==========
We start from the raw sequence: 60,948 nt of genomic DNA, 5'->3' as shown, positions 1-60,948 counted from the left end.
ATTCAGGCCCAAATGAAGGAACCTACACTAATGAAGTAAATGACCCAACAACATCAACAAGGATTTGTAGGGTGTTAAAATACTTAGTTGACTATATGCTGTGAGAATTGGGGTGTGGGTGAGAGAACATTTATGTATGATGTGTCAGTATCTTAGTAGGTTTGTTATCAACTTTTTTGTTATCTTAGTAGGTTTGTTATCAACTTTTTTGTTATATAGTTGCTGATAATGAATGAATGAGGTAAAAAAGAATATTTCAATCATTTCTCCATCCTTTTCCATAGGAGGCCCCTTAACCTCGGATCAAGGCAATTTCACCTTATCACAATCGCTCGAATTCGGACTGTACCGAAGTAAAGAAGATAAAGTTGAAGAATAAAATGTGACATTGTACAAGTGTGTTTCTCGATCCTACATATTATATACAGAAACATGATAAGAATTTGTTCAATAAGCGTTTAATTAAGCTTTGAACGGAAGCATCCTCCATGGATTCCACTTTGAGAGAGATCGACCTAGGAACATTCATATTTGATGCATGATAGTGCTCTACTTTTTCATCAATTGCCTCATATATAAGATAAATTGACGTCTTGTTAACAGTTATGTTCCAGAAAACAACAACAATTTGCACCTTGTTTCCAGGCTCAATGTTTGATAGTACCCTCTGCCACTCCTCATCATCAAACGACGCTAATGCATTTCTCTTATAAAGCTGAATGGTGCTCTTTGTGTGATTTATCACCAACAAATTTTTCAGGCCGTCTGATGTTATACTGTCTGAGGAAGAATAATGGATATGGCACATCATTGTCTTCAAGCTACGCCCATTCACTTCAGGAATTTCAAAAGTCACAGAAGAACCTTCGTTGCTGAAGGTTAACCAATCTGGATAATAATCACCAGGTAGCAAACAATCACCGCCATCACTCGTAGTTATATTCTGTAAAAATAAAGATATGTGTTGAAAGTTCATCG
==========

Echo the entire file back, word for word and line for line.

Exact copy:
We start from the raw sequence: 60,948 nt of genomic DNA, 5'->3' as shown, positions 1-60,948 counted from the left end.
ATTCAGGCCCAAATGAAGGAACCTACACTAATGAAGTAAATGACCCAACAACATCAACAAGGATTTGTAGGGTGTTAAAATACTTAGTTGACTATATGCTGTGAGAATTGGGGTGTGGGTGAGAGAACATTTATGTATGATGTGTCAGTATCTTAGTAGGTTTGTTATCAACTTTTTTGTTATCTTAGTAGGTTTGTTATCAACTTTTTTGTTATATAGTTGCTGATAATGAATGAATGAGGTAAAAAAGAATATTTCAATCATTTCTCCATCCTTTTCCATAGGAGGCCCCTTAACCTCGGATCAAGGCAATTTCACCTTATCACAATCGCTCGAATTCGGACTGTACCGAAGTAAAGAAGATAAAGTTGAAGAATAAAATGTGACATTGTACAAGTGTGTTTCTCGATCCTACATATTATATACAGAAACATGATAAGAATTTGTTCAATAAGCGTTTAATTAAGCTTTGAACGGAAGCATCCTCCATGGATTCCACTTTGAGAGAGATCGACCTAGGAACATTCATATTTGATGCATGATAGTGCTCTACTTTTTCATCAATTGCCTCATATATAAGATAAATTGACGTCTTGTTAACAGTTATGTTCCAGAAAACAACAACAATTTGCACCTTGTTTCCAGGCTCAATGTTTGATAGTACCCTCTGCCACTCCTCATCATCAAACGACGCTAATGCATTTCTCTTATAAAGCTGAATGGTGCTCTTTGTGTGATTTATCACCAACAAATTTTTCAGGCCGTCTGATGTTATACTGTCTGAGGAAGAATAATGGATATGGCACATCATTGTCTTCAAGCTACGCCCATTCACTTCAGGAATTTCAAAAGTCACAGAAGAACCTTCGTTGCTGAAGGTTAACCAATCTGGATAATAATCACCAGGTAGCAAACAATCACCGCCATCACTCGTAGTTATATTCTGTAAAAATAAAGATATGTGTTGAAAGTTCATCG